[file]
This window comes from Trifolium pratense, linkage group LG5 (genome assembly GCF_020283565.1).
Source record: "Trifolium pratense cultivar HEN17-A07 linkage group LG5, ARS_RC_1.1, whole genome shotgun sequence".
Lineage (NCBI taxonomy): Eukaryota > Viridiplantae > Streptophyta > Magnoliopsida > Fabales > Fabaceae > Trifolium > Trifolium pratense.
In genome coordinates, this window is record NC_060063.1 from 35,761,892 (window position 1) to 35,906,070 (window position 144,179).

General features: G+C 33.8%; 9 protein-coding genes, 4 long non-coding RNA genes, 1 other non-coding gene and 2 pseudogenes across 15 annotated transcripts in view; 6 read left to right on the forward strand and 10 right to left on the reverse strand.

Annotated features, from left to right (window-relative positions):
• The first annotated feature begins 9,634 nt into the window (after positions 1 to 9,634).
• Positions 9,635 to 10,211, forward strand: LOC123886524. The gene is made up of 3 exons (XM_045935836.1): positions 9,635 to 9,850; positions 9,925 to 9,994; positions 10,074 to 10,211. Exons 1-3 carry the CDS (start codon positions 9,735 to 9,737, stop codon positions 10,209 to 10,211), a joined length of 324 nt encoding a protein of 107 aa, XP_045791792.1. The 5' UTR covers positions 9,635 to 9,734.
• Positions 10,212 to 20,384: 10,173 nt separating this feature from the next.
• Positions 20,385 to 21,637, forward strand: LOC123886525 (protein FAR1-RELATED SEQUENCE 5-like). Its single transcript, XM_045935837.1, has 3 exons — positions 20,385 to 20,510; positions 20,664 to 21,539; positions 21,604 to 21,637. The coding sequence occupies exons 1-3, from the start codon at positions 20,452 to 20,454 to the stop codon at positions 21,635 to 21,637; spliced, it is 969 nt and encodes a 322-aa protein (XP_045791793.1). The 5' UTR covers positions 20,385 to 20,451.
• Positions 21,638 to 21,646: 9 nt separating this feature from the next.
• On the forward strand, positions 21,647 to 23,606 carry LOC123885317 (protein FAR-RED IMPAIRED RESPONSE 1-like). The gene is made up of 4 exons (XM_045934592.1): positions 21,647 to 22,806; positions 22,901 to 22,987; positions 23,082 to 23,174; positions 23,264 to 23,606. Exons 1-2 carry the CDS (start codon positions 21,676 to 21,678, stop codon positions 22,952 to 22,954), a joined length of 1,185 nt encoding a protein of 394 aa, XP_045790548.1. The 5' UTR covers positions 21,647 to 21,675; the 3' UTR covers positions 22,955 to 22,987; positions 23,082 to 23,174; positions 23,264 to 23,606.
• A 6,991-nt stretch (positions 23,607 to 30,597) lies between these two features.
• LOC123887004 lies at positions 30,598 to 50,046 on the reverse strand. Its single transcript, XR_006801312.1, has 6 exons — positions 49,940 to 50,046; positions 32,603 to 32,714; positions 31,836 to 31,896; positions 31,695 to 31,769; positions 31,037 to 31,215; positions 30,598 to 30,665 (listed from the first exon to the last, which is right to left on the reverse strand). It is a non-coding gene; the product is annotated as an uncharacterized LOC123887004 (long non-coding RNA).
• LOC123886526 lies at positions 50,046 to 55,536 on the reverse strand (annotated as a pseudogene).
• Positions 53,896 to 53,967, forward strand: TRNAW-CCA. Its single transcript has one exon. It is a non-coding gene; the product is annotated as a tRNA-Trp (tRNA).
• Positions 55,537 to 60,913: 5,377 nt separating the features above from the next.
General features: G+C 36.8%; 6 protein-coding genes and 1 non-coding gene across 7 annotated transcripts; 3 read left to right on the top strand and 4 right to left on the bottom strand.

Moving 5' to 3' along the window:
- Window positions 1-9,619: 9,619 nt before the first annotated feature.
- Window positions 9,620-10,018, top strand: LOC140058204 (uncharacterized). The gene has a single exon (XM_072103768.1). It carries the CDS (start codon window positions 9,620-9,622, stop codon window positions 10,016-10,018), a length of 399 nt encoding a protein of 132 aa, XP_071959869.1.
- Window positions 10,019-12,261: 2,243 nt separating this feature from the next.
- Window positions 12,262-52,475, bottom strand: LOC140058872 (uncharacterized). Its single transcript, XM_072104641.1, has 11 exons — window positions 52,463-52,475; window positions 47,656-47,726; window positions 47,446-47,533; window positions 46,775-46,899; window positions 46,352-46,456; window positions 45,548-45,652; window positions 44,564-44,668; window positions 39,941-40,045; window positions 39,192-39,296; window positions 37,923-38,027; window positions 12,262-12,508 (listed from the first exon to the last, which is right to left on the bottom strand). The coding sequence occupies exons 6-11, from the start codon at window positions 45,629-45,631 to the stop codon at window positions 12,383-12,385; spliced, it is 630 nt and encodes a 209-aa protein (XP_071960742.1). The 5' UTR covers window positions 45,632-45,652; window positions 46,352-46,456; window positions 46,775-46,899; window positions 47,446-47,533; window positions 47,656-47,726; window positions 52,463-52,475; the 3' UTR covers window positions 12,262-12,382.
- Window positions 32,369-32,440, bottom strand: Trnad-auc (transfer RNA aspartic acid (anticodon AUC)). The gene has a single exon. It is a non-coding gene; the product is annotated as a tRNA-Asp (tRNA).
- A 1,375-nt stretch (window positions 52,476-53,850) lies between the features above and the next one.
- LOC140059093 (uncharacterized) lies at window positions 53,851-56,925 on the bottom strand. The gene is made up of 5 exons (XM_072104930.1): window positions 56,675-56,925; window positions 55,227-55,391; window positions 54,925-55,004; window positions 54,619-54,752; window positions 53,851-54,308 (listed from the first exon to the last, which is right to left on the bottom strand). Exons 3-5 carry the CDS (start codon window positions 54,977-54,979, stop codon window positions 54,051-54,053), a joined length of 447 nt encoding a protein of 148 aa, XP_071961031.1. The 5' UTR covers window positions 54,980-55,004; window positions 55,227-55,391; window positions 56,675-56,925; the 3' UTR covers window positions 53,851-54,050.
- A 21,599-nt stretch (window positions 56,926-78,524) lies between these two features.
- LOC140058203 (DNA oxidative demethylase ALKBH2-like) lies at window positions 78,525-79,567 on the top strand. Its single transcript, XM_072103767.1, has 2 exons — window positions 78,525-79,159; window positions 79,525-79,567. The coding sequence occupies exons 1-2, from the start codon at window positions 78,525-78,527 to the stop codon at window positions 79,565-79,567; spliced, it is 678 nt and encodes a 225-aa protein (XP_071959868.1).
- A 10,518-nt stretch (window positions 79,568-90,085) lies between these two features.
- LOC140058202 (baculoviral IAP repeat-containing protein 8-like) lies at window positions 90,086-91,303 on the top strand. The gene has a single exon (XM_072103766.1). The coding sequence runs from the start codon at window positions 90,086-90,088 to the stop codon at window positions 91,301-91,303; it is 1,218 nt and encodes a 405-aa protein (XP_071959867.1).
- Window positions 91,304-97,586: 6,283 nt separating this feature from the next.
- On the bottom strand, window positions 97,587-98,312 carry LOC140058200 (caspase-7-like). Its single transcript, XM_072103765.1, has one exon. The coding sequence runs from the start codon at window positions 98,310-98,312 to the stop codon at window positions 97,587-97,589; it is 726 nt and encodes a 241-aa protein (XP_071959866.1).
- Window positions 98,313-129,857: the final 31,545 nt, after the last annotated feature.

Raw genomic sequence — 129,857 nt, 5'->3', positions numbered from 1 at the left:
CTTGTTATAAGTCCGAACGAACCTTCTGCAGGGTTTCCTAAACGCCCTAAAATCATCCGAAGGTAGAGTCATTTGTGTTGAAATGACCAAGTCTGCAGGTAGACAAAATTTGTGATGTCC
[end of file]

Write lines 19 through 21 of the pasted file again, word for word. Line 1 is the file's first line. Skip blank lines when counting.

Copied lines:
Moving 5' to 3' along the window:
- Window positions 1-9,619: 9,619 nt before the first annotated feature.
- Window positions 9,620-10,018, top strand: LOC140058204 (uncharacterized). The gene has a single exon (XM_072103768.1). It carries the CDS (start codon window positions 9,620-9,622, stop codon window positions 10,016-10,018), a length of 399 nt encoding a protein of 132 aa, XP_071959869.1.